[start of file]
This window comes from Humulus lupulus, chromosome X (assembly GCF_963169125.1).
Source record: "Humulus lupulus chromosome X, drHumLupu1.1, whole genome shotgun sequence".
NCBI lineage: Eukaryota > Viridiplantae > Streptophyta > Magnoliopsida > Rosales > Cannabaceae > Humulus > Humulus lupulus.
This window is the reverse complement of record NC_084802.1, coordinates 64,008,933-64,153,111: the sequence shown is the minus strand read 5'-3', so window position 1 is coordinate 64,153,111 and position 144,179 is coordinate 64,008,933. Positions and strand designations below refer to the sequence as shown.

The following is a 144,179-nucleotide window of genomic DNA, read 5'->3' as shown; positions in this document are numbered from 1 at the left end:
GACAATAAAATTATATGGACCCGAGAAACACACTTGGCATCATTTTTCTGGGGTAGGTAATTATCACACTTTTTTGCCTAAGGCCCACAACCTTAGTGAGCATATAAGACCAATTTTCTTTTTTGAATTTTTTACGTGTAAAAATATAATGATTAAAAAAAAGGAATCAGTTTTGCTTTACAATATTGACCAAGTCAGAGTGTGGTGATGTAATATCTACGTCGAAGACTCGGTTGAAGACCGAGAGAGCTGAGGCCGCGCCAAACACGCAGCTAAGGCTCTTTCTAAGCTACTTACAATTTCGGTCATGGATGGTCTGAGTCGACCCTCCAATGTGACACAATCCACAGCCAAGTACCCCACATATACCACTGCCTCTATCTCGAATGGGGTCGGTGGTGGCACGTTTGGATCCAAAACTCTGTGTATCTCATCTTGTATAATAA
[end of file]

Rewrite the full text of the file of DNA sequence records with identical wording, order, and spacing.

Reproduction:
This window comes from Humulus lupulus, chromosome X (assembly GCF_963169125.1).
Source record: "Humulus lupulus chromosome X, drHumLupu1.1, whole genome shotgun sequence".
NCBI lineage: Eukaryota > Viridiplantae > Streptophyta > Magnoliopsida > Rosales > Cannabaceae > Humulus > Humulus lupulus.
This window is the reverse complement of record NC_084802.1, coordinates 64,008,933-64,153,111: the sequence shown is the minus strand read 5'-3', so window position 1 is coordinate 64,153,111 and position 144,179 is coordinate 64,008,933. Positions and strand designations below refer to the sequence as shown.

The following is a 144,179-nucleotide window of genomic DNA, read 5'->3' as shown; positions in this document are numbered from 1 at the left end:
GACAATAAAATTATATGGACCCGAGAAACACACTTGGCATCATTTTTCTGGGGTAGGTAATTATCACACTTTTTTGCCTAAGGCCCACAACCTTAGTGAGCATATAAGACCAATTTTCTTTTTTGAATTTTTTACGTGTAAAAATATAATGATTAAAAAAAAGGAATCAGTTTTGCTTTACAATATTGACCAAGTCAGAGTGTGGTGATGTAATATCTACGTCGAAGACTCGGTTGAAGACCGAGAGAGCTGAGGCCGCGCCAAACACGCAGCTAAGGCTCTTTCTAAGCTACTTACAATTTCGGTCATGGATGGTCTGAGTCGACCCTCCAATGTGACACAATCCACAGCCAAGTACCCCACATATACCACTGCCTCTATCTCGAATGGGGTCGGTGGTGGCACGTTTGGATCCAAAACTCTGTGTATCTCATCTTGTATAATAA